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On the Edge of Common Sense: The middle of nowhere

Baxter Black Published on 03 June 2011

Branding season. Springtime west of the Mississippi. Long days in the saddle. Sitting on a horse miles from nowhere, it seems, trying to spot cows on the gather, silence except for the thud of your horse’s hooves. You might as well be on a fishing boat in the middle of nowhere watching the waves.

The more I work with real cowboys, the more I realize how little I know.



This means no disrespect for those cowboys who achieve fame as our rodeo heroes, or noted horse clinicians, trick riders, ropers and movie stars. They have chosen one specialty from the many skills that everyday real cowboys use daily, and then become an authority on that facet of cowboyosity.

I’m riding along, not writing poetry to the “drum beat of the horse’s hooves,” or “humming a western tune;” I’m checking for sign. Cow tracks: Are they going to water or coming away? Is that cow plop fresh?

Do I take that calf without his mama? Does that cow got a tight bag? Should I take another hour and check that corner? Checking cows is not a timed event!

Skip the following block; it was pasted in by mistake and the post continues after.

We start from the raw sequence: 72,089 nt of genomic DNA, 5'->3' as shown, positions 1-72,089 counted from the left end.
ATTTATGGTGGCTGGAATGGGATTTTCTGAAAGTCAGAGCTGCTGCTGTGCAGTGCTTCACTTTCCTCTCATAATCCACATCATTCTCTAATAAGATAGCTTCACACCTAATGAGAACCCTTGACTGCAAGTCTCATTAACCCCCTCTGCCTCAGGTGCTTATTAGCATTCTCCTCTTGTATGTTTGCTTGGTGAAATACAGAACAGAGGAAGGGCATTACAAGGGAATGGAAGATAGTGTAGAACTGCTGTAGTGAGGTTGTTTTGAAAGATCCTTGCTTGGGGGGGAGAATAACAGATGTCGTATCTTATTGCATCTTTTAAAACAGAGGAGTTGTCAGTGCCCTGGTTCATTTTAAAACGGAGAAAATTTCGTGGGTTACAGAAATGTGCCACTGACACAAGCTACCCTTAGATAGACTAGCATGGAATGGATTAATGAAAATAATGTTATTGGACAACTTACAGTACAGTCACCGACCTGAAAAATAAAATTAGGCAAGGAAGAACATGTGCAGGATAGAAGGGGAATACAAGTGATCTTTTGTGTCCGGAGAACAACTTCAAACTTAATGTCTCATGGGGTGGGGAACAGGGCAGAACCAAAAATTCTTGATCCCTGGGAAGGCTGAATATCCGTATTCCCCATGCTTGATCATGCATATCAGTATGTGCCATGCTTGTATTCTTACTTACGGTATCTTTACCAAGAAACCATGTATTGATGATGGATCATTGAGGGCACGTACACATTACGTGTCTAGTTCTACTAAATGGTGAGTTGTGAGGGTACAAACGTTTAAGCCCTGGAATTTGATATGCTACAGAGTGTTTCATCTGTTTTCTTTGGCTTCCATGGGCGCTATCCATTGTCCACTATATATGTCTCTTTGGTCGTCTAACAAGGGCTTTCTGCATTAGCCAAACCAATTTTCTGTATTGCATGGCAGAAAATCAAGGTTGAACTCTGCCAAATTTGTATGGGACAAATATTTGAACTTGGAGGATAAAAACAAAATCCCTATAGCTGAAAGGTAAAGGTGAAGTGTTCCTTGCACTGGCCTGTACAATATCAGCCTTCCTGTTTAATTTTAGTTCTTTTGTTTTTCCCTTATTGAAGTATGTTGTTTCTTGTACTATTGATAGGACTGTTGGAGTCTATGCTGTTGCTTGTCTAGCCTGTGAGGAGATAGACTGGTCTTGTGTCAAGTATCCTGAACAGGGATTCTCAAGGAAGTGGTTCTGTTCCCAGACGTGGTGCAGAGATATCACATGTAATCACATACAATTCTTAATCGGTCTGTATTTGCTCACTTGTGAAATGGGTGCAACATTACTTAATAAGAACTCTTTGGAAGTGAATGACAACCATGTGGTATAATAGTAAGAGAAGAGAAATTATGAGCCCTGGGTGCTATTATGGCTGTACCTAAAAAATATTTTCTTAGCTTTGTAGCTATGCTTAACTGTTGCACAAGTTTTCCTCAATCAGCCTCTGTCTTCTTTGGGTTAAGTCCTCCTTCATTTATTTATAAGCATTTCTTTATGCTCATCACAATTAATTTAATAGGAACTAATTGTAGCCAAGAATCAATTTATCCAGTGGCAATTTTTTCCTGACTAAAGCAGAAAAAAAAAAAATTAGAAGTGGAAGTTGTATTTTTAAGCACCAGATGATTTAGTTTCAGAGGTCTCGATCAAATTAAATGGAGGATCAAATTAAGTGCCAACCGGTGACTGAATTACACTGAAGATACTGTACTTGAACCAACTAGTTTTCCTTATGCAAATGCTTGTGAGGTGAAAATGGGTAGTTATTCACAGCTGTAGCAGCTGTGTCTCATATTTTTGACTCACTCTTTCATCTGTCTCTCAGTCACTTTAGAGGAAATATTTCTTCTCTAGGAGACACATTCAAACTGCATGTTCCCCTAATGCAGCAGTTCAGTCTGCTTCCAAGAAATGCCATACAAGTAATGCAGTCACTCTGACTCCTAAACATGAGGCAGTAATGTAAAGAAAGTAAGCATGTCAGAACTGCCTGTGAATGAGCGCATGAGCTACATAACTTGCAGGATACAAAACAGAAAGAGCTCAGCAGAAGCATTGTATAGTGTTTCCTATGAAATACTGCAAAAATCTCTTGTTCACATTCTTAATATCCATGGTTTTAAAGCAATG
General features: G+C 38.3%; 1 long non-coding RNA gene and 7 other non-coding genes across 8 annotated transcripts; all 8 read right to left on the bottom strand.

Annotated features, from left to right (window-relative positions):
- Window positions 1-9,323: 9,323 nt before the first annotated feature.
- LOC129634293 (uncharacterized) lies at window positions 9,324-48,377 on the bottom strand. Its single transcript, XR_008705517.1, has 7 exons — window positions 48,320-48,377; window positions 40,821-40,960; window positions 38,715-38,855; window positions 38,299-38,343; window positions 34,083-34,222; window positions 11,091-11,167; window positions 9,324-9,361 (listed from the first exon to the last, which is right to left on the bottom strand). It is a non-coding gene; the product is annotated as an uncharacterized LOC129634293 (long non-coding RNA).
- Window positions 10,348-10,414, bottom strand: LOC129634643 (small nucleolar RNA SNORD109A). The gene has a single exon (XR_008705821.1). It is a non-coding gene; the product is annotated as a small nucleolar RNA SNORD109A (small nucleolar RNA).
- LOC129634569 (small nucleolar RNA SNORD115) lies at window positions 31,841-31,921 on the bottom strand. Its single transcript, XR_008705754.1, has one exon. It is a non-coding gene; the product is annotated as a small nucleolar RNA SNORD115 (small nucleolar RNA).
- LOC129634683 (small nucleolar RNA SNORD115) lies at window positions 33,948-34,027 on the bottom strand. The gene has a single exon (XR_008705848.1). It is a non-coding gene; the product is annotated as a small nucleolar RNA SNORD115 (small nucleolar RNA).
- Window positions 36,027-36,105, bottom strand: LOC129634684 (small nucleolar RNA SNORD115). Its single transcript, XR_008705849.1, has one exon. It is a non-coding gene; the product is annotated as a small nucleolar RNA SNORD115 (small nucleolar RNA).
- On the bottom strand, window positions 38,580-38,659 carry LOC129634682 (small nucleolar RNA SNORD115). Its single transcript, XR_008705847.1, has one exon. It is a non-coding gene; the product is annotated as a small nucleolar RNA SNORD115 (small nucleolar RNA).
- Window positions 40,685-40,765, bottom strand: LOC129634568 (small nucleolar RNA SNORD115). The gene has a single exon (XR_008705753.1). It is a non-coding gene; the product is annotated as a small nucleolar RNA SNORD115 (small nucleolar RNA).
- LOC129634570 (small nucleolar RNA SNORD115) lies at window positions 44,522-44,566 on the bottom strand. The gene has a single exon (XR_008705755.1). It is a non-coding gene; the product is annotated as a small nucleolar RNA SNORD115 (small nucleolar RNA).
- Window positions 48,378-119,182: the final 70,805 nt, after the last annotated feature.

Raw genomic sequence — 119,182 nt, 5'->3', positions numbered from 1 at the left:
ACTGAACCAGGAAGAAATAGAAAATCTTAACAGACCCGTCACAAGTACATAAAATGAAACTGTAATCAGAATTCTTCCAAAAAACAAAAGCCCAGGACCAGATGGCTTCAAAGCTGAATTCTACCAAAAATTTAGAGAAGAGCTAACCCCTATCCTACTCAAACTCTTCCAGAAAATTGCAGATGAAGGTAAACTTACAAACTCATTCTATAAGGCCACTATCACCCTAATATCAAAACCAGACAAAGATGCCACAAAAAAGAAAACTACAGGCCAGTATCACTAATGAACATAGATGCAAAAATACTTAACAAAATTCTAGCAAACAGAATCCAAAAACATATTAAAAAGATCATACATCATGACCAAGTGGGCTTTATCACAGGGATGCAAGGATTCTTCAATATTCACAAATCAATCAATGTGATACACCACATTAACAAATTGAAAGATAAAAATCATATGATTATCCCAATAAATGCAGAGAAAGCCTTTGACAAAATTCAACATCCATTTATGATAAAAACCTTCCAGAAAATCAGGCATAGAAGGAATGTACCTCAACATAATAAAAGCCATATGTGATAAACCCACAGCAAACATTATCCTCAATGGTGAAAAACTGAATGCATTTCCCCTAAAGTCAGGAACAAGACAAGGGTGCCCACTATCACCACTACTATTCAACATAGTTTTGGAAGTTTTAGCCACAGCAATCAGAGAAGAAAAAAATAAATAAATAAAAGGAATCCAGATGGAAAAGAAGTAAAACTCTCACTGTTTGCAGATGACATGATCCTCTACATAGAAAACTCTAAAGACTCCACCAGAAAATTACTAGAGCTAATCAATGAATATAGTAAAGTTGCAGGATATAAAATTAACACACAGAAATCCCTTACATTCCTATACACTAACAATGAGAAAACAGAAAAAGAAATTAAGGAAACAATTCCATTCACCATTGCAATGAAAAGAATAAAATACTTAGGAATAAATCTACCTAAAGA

I talk to my horse when we’re checking cows. They are always giving you some information. They have their own radar. They can see or hear or smell each other a lot farther away than I can! If they whinny, you can almost guarantee there’s another horse on the horizon.

If they stop, ears up, and point like a bird dog into the mesquite, you can bet something’s over there. Many of these traits I have ascribed to horses also fit a good cowboy. Out in the middle of what most people consider nowhere, they seem to have a sense of place.


At that moment in time 2011 A.D., at that place on earth, N31˚ 53’ 43.3” x W110˚ 18’ 46.3”, they are in harmony with the pulse of life.

I can put you in their saddle but I can’t give you their eyes, ears, senses of smell, touch and connection to the horse, the terrain, the flora and the air. They innately know exactly where they are in relationship to the world spinning around them. They have that in common with sea captains, woodsmen, airline pilots and the original American Indians.

Much of a cowboy’s life is spent hunting for or observing cows. A much smaller part of his life is what defines them to urban people. Paintings you see on the walls of Western museums.

Stories you hear at poetry gatherings or around the campfire. All depicting the excitement of getting bucked off, roping a doggie, hog-tying a bull to tree, chasing wild cattle or gathering the remuda.

And all of that happens, even to someone who is supposed to be in tune with